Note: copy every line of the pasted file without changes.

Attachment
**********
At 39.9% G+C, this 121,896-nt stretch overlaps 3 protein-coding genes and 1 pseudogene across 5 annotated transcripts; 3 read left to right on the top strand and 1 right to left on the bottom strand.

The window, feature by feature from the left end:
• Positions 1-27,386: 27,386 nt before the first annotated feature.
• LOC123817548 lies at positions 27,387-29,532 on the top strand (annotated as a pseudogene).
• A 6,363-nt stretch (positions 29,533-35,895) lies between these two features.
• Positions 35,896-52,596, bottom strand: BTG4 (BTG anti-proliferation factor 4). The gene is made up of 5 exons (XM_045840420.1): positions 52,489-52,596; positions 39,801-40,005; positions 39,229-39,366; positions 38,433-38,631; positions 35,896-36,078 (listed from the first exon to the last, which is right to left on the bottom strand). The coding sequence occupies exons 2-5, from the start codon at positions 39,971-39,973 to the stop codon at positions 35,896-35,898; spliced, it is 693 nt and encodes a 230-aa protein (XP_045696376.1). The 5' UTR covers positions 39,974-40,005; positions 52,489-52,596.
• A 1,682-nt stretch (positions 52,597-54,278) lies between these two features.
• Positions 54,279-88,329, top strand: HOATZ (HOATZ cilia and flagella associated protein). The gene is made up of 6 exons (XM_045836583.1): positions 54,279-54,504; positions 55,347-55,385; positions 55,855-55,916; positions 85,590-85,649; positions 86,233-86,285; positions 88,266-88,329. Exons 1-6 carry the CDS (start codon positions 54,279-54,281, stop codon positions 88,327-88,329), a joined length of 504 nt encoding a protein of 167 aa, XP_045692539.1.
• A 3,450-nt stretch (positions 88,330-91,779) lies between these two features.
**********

At 39.9% G+C, this 121,896-nt stretch overlaps 3 protein-coding genes and 1 pseudogene across 5 annotated transcripts; 3 read left to right on the top strand and 1 right to left on the bottom strand.

The window, feature by feature from the left end:
• Positions 1-27,386: 27,386 nt before the first annotated feature.
• LOC123817548 lies at positions 27,387-29,532 on the top strand (annotated as a pseudogene).
• A 6,363-nt stretch (positions 29,533-35,895) lies between these two features.
• Positions 35,896-52,596, bottom strand: BTG4 (BTG anti-proliferation factor 4). The gene is made up of 5 exons (XM_045840420.1): positions 52,489-52,596; positions 39,801-40,005; positions 39,229-39,366; positions 38,433-38,631; positions 35,896-36,078 (listed from the first exon to the last, which is right to left on the bottom strand). The coding sequence occupies exons 2-5, from the start codon at positions 39,971-39,973 to the stop codon at positions 35,896-35,898; spliced, it is 693 nt and encodes a 230-aa protein (XP_045696376.1). The 5' UTR covers positions 39,974-40,005; positions 52,489-52,596.
• A 1,682-nt stretch (positions 52,597-54,278) lies between these two features.
• Positions 54,279-88,329, top strand: HOATZ (HOATZ cilia and flagella associated protein). The gene is made up of 6 exons (XM_045836583.1): positions 54,279-54,504; positions 55,347-55,385; positions 55,855-55,916; positions 85,590-85,649; positions 86,233-86,285; positions 88,266-88,329. Exons 1-6 carry the CDS (start codon positions 54,279-54,281, stop codon positions 88,327-88,329), a joined length of 504 nt encoding a protein of 167 aa, XP_045692539.1.
• A 3,450-nt stretch (positions 88,330-91,779) lies between these two features.